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  • How do you search for life on other planets? Follow the water!

  • Hi everyone, I’m Amy Teitel and I’m guest hosting for DNews. If youre among the living

  • you have something in common with every other life form on the planet: You need water to

  • live. So it would make sense that if you find the substance necessary for life on Earth

  • elsewhere, it increases the chances of finding extraterrestrial life. Now, weve never

  • found liquid water on Mars, so it’s probably not the best place to be looking, right? We

  • should be focussing our energies on the subsurface oceans on Titan and Europa, shouldn’t we?

  • Well, maybe not. A new study from a team at the University of Michigan has found a way

  • for liquid water to exist on the surface of Mars, and the key is salt.

  • Weve been exploring Mars with orbiters, landers, and rovers since the mid-1960s, and

  • most of what weve found where water is concerned is evidence that ancient Mars was

  • wet. Weve found weathered rocks indicative of ancient rivers, photographs of gullies

  • flowing down crater rims, and chemical signatures in rocks that can only have formed in the

  • presence of water.

  • But in 1998 we got an interesting break in the form of pictures from NASA’s Phoenix

  • lander. Some showed ice in trenches left by the lander’s scoop and others showed globules

  • on the landerslegs.

  • These globules caught scientistseyes because they not only persisted in later images, they

  • seemed to get bigger. It was a clear that something was happening on Mars. Could it

  • be that water droplets were somehow pooling on the lander’s legs?

  • The obvious problem in thinking the globules were water is Marsenvironment. Being further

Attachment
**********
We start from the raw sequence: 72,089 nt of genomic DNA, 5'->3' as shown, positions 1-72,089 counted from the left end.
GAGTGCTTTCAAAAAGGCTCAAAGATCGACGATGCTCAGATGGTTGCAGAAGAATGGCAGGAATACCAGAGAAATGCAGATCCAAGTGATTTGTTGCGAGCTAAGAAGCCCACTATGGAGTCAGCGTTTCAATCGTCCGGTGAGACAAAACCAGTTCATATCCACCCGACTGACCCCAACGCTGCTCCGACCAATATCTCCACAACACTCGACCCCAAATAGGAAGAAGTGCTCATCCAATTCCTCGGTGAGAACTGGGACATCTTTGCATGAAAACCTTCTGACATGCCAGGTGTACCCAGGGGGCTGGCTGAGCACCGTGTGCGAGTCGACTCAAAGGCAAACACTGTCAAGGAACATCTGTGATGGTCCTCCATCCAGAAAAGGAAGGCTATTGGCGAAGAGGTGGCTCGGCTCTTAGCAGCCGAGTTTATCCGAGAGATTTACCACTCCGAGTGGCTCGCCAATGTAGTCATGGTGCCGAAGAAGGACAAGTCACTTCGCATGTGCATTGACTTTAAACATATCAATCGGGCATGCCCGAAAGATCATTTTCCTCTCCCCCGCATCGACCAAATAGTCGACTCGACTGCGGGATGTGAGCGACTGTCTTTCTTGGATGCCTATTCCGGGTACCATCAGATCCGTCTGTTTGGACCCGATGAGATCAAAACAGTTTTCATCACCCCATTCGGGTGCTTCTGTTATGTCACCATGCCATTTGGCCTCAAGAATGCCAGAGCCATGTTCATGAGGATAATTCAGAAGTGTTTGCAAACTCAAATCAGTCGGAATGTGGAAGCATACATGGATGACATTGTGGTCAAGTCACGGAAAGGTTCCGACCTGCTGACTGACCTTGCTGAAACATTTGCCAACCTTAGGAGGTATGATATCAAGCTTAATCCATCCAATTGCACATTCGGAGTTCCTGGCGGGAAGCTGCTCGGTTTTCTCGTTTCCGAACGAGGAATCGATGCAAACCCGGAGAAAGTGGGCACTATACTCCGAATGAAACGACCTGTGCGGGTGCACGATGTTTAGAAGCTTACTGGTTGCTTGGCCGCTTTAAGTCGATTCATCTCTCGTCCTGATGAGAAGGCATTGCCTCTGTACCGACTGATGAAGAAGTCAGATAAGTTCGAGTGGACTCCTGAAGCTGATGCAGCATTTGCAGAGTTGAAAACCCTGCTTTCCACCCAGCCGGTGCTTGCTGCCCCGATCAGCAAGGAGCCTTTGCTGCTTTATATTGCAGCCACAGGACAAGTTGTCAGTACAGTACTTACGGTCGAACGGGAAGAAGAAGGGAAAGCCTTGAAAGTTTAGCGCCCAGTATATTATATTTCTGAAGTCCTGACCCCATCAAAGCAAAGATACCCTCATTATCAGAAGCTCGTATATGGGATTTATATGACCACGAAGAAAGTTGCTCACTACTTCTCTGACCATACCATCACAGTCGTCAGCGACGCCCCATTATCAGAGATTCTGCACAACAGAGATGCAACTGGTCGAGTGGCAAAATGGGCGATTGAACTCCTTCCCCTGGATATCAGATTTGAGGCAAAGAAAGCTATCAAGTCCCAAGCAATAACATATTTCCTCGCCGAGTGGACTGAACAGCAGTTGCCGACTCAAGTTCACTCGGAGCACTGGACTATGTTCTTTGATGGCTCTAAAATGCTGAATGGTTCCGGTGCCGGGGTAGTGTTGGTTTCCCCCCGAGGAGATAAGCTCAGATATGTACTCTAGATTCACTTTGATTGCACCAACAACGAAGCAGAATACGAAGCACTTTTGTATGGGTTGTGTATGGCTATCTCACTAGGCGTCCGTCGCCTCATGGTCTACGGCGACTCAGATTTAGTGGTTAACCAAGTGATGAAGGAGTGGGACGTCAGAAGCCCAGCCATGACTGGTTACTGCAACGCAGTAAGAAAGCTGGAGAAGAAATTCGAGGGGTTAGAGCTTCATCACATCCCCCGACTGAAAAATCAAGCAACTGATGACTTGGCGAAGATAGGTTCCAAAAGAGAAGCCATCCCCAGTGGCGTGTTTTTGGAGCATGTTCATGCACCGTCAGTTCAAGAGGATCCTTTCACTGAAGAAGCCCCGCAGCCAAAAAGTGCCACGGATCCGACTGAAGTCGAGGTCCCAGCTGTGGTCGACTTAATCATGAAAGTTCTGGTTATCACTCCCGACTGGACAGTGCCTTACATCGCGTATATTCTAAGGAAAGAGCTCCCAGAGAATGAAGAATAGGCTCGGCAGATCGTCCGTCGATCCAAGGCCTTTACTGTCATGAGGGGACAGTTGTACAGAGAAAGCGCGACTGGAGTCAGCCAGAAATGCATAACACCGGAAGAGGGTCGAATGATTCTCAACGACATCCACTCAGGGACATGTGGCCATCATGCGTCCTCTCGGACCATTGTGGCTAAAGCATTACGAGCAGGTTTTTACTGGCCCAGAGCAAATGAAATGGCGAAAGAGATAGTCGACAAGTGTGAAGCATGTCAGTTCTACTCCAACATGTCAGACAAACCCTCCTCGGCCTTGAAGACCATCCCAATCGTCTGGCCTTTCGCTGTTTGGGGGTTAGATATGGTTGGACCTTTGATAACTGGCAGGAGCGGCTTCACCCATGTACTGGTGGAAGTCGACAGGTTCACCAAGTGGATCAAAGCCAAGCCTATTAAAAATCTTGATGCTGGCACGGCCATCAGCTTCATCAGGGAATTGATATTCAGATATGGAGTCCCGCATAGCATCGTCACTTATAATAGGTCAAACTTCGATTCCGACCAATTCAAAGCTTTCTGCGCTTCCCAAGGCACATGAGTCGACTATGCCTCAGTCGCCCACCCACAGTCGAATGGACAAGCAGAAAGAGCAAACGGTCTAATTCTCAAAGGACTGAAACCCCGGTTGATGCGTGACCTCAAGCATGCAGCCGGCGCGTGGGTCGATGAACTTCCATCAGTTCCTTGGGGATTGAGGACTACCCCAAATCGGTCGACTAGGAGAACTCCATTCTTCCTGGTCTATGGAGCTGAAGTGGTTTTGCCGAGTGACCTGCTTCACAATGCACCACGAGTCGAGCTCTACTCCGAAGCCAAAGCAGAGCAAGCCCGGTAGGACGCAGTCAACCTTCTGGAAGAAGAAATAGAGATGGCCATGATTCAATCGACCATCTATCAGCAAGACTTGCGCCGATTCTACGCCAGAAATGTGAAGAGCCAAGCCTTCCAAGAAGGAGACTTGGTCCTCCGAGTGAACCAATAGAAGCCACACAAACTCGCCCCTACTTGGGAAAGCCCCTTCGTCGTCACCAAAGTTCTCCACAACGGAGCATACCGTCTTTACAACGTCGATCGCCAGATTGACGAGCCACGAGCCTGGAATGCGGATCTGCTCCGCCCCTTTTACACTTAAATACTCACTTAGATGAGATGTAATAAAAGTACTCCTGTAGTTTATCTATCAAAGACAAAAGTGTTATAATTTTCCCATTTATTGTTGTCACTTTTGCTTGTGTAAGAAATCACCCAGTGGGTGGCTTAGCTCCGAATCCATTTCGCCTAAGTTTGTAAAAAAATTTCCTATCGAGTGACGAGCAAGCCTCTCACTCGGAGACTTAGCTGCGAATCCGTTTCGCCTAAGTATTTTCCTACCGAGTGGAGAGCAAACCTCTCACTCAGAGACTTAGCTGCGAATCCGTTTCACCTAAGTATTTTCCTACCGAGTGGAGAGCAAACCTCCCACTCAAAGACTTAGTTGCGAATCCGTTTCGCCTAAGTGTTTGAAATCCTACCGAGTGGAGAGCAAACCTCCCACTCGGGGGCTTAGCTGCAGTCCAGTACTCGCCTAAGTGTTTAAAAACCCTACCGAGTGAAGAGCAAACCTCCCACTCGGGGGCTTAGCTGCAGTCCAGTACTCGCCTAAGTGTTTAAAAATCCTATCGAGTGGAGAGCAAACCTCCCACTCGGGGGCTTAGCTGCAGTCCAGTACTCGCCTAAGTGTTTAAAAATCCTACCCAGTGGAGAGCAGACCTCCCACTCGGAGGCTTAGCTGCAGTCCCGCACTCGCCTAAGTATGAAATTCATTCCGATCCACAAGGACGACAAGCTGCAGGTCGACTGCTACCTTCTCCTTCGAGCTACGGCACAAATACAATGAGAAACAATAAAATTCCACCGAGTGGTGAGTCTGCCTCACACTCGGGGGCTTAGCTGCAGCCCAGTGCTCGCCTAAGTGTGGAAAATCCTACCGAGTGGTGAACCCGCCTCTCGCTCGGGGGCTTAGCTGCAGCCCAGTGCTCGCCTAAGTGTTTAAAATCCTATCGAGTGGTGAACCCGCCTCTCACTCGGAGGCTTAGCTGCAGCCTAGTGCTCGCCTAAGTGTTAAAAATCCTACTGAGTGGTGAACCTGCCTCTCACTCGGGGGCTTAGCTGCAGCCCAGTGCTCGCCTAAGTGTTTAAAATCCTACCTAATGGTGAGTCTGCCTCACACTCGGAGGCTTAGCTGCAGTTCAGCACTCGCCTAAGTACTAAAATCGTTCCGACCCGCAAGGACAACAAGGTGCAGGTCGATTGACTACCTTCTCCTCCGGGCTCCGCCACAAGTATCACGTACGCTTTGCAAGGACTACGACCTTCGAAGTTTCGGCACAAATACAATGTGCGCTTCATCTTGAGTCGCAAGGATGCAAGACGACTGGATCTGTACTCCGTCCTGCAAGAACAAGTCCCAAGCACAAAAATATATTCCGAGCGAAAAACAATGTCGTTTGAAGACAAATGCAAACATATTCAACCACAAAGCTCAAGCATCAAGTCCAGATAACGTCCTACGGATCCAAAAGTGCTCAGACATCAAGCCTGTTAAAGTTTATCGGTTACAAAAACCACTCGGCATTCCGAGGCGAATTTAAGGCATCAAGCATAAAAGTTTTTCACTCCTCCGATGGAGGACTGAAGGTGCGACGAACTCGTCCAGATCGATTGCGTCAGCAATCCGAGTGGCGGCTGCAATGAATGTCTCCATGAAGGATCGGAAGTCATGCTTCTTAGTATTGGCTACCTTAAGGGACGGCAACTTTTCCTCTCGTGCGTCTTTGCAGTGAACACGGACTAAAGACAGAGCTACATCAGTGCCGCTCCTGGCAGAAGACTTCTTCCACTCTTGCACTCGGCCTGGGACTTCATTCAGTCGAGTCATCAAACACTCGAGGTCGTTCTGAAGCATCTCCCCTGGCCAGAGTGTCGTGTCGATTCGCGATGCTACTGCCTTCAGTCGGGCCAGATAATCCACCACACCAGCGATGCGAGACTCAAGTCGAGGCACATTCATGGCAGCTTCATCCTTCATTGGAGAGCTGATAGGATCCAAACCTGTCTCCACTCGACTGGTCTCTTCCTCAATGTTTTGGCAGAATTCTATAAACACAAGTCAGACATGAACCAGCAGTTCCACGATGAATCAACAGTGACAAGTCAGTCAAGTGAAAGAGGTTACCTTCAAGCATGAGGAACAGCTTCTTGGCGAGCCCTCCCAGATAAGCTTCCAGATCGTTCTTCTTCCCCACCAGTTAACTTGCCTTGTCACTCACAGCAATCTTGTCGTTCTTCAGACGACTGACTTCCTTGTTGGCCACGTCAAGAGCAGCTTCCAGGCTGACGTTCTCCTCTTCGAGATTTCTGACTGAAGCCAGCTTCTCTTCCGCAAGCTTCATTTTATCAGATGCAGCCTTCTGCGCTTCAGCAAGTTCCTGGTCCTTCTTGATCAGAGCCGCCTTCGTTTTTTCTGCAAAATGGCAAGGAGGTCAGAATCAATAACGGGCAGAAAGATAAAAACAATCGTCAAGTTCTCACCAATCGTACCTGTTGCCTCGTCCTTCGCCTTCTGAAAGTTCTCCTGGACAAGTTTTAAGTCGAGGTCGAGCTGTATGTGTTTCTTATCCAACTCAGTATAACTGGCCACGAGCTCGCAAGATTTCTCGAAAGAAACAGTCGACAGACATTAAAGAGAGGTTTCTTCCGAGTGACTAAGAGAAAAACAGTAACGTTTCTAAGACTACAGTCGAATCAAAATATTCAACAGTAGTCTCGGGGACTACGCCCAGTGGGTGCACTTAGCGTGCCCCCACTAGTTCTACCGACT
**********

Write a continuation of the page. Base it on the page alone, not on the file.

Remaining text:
• from the Sun than the Earth with a much thinner atmosphere, the red planet is cold; the average

  • surface temperature is about 80 degrees below zero Fahrenheit.

  • This is where salt comes in. Just like how salt melts ice on the roads in the winter,

  • salt in Martian soil could melt subsurface ice.

  • It’s possible that the Phoenix lander blasted away enough top soil to expose the necessary

  • salts and subsurface ice for the two to interact and form liquid water, water that then froze

  • on the lander’s legs. Which means the same thing could be happening elsewhere on Mars

  • without the facilitating effects of a lander exposing the materials.

  • The key is the salt content in Marssoil. The Phoenix lander and the Curiosity rover

  • have both detected calcium perchlorate on Mars, a salty mixture of calcium, chlorine,

  • and oxygen that is also found in arid places on Earth like the Atacama Desert in Chile.

  • To test whether this salt could form water simply through contact with ice, the University

  • of Michigan team recreated Phoenix’s landing site and late spring/early summer environment

  • in a laboratory.

  • In one of these duplicate Mars environments the team put millimeter-thick layers of salt

  • on a temperature-controlled plate of Mars-like soil. And nothing happened.

  • But in the other duplicate Mars environment the team put calcium perchlorate directly

  • on a 3-millimeter-thick layer of ice and watched as drops of water formed within minutes, even

  • with the chamber set at minus 100 degrees Fahrenheit.

  • From these lab results the team concluded that small amounts of liquid water could exist

  • on Marssurface, specifically in shallow areas between the polar regions and mid-latitudes

  • during the daytime hours of the warmer spring and summer seasons. It’s a natural cycle

  • that might explain how gullies flow, freeze, and thaw before flowing again, and also might

  • explain how it is that water has been able to form just below the Martian surface. Which

  • might itself be a compelling way to look for life: weve seen frozen saltwater lattices

  • playing host to microbial life on Earth, so the same thing could be happening on Mars.

  • So do you think we should dig deeper into the Martian soil to see if there’s life

  • underneath? Tell us in the comments below and keep checking back here more DNews.

How do you search for life on other planets? Follow the water!

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B1 US lander water salt liquid water phoenix soil

How Salt Might Be The Key To Finding Life on Mars

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    羅紹桀 posted on 2015/08/02
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